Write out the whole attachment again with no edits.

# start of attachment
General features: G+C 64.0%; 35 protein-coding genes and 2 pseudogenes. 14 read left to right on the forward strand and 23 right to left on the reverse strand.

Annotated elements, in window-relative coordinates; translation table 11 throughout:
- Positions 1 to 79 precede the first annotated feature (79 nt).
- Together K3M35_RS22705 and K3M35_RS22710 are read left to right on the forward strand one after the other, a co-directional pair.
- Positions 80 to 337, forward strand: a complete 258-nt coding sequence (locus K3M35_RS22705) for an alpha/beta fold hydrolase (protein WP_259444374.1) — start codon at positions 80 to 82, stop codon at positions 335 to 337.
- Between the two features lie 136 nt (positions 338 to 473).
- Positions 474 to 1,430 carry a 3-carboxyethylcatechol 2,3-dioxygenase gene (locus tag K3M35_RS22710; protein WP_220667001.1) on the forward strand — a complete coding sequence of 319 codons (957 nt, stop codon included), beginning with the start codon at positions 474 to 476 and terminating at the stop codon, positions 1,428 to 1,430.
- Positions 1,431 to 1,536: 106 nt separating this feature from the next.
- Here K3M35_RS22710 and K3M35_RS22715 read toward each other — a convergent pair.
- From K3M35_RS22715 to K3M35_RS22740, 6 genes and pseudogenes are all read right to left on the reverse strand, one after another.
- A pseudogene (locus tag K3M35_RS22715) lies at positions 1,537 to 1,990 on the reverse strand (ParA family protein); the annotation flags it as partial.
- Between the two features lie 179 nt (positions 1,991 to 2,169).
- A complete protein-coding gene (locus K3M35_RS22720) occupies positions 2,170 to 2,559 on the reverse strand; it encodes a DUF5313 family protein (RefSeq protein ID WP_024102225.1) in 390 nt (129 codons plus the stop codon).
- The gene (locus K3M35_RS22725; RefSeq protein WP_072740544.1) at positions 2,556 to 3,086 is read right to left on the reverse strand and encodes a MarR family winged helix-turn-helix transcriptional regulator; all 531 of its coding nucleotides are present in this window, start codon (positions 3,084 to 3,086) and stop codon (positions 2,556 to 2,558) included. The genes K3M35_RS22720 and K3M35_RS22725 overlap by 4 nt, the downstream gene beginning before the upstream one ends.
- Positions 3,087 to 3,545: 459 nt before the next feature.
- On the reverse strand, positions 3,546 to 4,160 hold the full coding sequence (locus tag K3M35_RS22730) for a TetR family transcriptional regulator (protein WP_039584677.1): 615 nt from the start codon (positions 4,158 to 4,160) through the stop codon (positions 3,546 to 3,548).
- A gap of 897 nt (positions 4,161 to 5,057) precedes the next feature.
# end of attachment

General features: G+C 64.0%; 35 protein-coding genes and 2 pseudogenes. 14 read left to right on the forward strand and 23 right to left on the reverse strand.

Annotated elements, in window-relative coordinates; translation table 11 throughout:
- Positions 1 to 79 precede the first annotated feature (79 nt).
- Together K3M35_RS22705 and K3M35_RS22710 are read left to right on the forward strand one after the other, a co-directional pair.
- Positions 80 to 337, forward strand: a complete 258-nt coding sequence (locus K3M35_RS22705) for an alpha/beta fold hydrolase (protein WP_259444374.1) — start codon at positions 80 to 82, stop codon at positions 335 to 337.
- Between the two features lie 136 nt (positions 338 to 473).
- Positions 474 to 1,430 carry a 3-carboxyethylcatechol 2,3-dioxygenase gene (locus tag K3M35_RS22710; protein WP_220667001.1) on the forward strand — a complete coding sequence of 319 codons (957 nt, stop codon included), beginning with the start codon at positions 474 to 476 and terminating at the stop codon, positions 1,428 to 1,430.
- Positions 1,431 to 1,536: 106 nt separating this feature from the next.
- Here K3M35_RS22710 and K3M35_RS22715 read toward each other — a convergent pair.
- From K3M35_RS22715 to K3M35_RS22740, 6 genes and pseudogenes are all read right to left on the reverse strand, one after another.
- A pseudogene (locus tag K3M35_RS22715) lies at positions 1,537 to 1,990 on the reverse strand (ParA family protein); the annotation flags it as partial.
- Between the two features lie 179 nt (positions 1,991 to 2,169).
- A complete protein-coding gene (locus K3M35_RS22720) occupies positions 2,170 to 2,559 on the reverse strand; it encodes a DUF5313 family protein (RefSeq protein ID WP_024102225.1) in 390 nt (129 codons plus the stop codon).
- The gene (locus K3M35_RS22725; RefSeq protein WP_072740544.1) at positions 2,556 to 3,086 is read right to left on the reverse strand and encodes a MarR family winged helix-turn-helix transcriptional regulator; all 531 of its coding nucleotides are present in this window, start codon (positions 3,084 to 3,086) and stop codon (positions 2,556 to 2,558) included. The genes K3M35_RS22720 and K3M35_RS22725 overlap by 4 nt, the downstream gene beginning before the upstream one ends.
- Positions 3,087 to 3,545: 459 nt before the next feature.
- On the reverse strand, positions 3,546 to 4,160 hold the full coding sequence (locus tag K3M35_RS22730) for a TetR family transcriptional regulator (protein WP_039584677.1): 615 nt from the start codon (positions 4,158 to 4,160) through the stop codon (positions 3,546 to 3,548).
- A gap of 897 nt (positions 4,161 to 5,057) precedes the next feature.